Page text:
LAS VEGAS, NV – Filipino boxer Manny Pacquiao officially added the title “WBC Champion” to his long list of boxing accomplishments by out-pointing Mexican Juan Manuel Marquez at the Mandalay Bay Resort and Casino last March 15.
Pacquiao captured the World Boxing Council (WBC) and Ring Magazine Super Featherweight title by a narrow split-decision. Judge Jerry Roth gave Marquez a 115-112 decision while Duane Ford scored Pacquiao the winner by the same margin. Judge Tom Miller scored the bout 114-113 for Pacquiao.
It was a hard title earned, probably the most difficult bout in Pacquiao’s distinguished career. The last time the two fought, it ended in a controversial draw.
Similar to the match in 2004, this bloody and brutal battle went the distance in 12-intense-action-packed-filled-rounds. In front of a crowd of 11,000 that was comprised mostly of Mexican and Filipino fans, Pacquiao and Marquez showed those that had the stomach to watch what will and glory is all about.
The bout featured guts and glory, cuts and crosses, heart, redemption and determination. Every Pacquiao lunge was answered by a Marquez right counter punch. Every Marquez shot was answered right away by a Pacquiao punch and back and forth it went.
This was boxing in its truest form. A savage display that had the blood curdling and people waving their fists and dodging imaginary punches in the air as if they were in the ring with the two fighters.
The first round did not display the same type of excitement as their previous match up when Pacquiao floored Marquez three times but the rounds following it certainly did.
In the latter part of the third round, Pacquiao knocked down the Mexican fighter with a wicked left hook to the chin. Marquez immediately got back up on his feet. A few seconds later, Pacquiao threw a right-left combination to Marquez’s head causing him to stumble against the corner rope. He clutched the top rope with his right hand to prevent hitting the ground again. But the bell rang finishing the round before Pacquiao’s barrage could continue. A dazed Marquez began to walk towards Pacquiao’s corner before referee Kenny Bayless pulled him to the other direction.
“I thought it was over after the third round,” admits Pacquiao.
But the fight was only beginning. Marquez would battle back.
In the middle of the rounds, the fight was just about even. The action went back and forth with both boxers trading power punches and combinations. Pacquiao was the quicker boxer using great footwork to set up his punches. Meanwhile, Marquez fought with a slower pace utilizing his right hand to counter Pacquiao’s speed.
An accidental head-butt in the seventh round opened a cut above Marquez’s right eye and later a Pacquiao right cross to the eye opened the gash further.
However, momentum began to change in Marquez’s favor. Like a wounded animal, Marquez did what he was trained to do. He fought back. He changed his strategy. He adjusted to Pacquiao’s quicksilver style.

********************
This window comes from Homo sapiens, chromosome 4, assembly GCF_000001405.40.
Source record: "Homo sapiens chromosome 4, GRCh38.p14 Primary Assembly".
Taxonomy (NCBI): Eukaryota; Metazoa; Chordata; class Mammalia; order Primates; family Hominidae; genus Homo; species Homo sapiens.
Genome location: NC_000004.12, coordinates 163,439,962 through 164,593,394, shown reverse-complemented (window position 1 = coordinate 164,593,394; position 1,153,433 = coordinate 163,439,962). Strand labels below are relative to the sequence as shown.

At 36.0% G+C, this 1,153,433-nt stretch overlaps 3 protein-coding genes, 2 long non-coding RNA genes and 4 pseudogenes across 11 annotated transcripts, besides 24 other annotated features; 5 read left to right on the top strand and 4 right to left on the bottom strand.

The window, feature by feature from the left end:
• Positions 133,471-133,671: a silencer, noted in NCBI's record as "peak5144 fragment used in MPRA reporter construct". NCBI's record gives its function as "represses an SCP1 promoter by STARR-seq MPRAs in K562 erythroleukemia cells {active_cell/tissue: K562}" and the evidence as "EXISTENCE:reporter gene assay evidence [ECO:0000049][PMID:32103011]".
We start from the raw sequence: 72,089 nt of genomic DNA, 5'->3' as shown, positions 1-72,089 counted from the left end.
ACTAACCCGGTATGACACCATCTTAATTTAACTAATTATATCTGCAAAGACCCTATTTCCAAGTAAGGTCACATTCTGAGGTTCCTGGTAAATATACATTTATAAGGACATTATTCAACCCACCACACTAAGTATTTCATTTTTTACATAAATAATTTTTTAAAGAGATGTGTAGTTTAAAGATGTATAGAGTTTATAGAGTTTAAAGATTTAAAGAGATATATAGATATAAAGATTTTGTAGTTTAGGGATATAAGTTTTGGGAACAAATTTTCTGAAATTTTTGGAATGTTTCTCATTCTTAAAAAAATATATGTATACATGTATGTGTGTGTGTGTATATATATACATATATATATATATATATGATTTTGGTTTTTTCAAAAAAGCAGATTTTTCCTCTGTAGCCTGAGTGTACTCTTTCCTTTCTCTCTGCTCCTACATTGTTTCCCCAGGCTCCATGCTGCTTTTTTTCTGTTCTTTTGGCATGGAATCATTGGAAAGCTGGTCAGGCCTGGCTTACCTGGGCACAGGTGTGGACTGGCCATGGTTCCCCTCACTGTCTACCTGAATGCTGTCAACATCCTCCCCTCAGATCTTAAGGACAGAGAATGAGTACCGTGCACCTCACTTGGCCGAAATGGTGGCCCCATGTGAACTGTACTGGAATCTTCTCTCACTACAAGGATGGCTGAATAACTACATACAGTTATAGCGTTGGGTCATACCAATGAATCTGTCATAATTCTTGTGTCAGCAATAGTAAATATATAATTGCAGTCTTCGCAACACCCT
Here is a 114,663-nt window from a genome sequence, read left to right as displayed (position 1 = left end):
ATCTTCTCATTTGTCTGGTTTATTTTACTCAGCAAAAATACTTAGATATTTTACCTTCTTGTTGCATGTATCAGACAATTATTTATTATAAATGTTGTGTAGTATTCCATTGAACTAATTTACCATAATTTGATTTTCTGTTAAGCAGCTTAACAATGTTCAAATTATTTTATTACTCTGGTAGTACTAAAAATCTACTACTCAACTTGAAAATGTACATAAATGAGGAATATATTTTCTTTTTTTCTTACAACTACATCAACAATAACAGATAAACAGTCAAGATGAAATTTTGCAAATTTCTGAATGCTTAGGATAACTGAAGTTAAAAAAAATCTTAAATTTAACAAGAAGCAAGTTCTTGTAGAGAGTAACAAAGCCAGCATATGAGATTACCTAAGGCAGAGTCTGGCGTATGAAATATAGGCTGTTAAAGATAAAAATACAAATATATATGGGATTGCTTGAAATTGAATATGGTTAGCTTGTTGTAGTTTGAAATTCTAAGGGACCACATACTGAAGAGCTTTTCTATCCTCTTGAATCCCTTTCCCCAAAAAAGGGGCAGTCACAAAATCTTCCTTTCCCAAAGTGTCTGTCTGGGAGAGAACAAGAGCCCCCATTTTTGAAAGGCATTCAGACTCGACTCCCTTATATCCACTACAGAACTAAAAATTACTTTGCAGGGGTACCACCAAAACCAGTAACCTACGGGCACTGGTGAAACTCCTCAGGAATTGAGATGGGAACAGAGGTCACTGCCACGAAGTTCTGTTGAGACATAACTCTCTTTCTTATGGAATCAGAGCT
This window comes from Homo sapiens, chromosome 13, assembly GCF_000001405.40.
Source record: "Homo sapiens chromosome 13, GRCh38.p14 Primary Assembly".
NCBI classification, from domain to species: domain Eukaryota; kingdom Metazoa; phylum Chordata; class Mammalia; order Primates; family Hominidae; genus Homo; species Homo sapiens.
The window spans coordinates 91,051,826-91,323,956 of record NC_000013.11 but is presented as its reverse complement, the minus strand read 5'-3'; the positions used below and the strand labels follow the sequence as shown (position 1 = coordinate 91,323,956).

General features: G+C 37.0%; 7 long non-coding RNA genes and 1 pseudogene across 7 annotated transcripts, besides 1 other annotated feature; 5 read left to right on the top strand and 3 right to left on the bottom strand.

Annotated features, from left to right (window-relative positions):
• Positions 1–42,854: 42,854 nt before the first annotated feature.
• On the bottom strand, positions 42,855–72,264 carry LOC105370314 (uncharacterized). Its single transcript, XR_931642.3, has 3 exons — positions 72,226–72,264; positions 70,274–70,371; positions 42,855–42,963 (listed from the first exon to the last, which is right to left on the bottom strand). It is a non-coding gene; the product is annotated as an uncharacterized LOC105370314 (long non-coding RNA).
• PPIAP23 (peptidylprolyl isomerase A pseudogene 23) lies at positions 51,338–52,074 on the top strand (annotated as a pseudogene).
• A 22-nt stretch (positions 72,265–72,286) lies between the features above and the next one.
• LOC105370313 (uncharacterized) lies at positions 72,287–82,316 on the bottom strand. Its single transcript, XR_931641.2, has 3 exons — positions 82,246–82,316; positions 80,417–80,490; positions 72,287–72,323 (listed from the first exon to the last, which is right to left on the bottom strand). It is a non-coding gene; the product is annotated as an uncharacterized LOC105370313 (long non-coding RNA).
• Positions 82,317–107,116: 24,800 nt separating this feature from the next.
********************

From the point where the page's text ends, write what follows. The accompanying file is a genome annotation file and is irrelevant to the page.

In the eighth round, Marquez hurt the Filipino with a perfectly timed right cross to the head. The punch opened a cut above Pacquiao’s right eye that would later require 10 stitches. Pacquiao winced a few times as blood dripped from the eye disrupting his vision. Marquez continued to attack. This time Pacquiao was against the ropes and Marquez peppered the Filipino with lethal body shots to the rib cage.
Pacquiao thought to himself, “Knock me out and you win.”
“He hit me a lot but I was still standing and fighting,” Pacquiao said afterwards about the round.
“That’s when I told him to suck it up,” said Roach recalling their conversation in between the eighth and ninth round.
Pacquiao opened the ninth round more cautious. He kept his elbow down guarding his right midsection. Pacquiao landed a few clean combinations jarring Marquez’s head back.
In the tenth, Pacquiao with his senses back brought it to Marquez. He threw another left hook hitting Marquez’s head causing his knee to buckle. He fell against the ropes as Pacquaio overwhelmed him with punches. But he did not fall.
In the 11th and 12th rounds, both men stood their ground. The pro-Marquez crowd fully aware of what is at stake began chanting “Si Se Puede” trying to will their Mexican Champion to give it one more time. The Filipinos responded with “Manny! Manny!” chants.
Bloodied and bruised, the two boxers fought and exchanged blows to the last second. As the bell rang, both men raised their arms in victory.
Ring announcer Michael Buffer revealed the judge’s decision for Pacquiao.
Afterwards, a disappointed Marquez and his team questioned the judge’s decision.
“I thought I won,” said Marquez. “The decision wasn’t correct. The people know who really won the fight. Decisions like this are disturbing. I believe I won the fight.”
Pacquiao’s trainer Freddie Roach said that the close decision could have gone either way.
“I think the knockdown [in the second round] was the difference,” said Roach.
During the post-fight press conference, Pacquiao wore black shades trying to cover the brutal cut above his right eye.
He said he expected Marquez to be tough for this re-match.
“He moved fast,” said Pacquiao. “He had head movement and more counter-punches.”
Final Compubox numbers revealed that Marquez out punched the Filipino. Marquez connected 172 punches while Pacquiao only landed 157.
The win brings Pacquiao’s record to (46-3-2 34 KO’s) and sets up a possible bout against WBC Lightweight Champion David Diaz, who had won earlier in the night.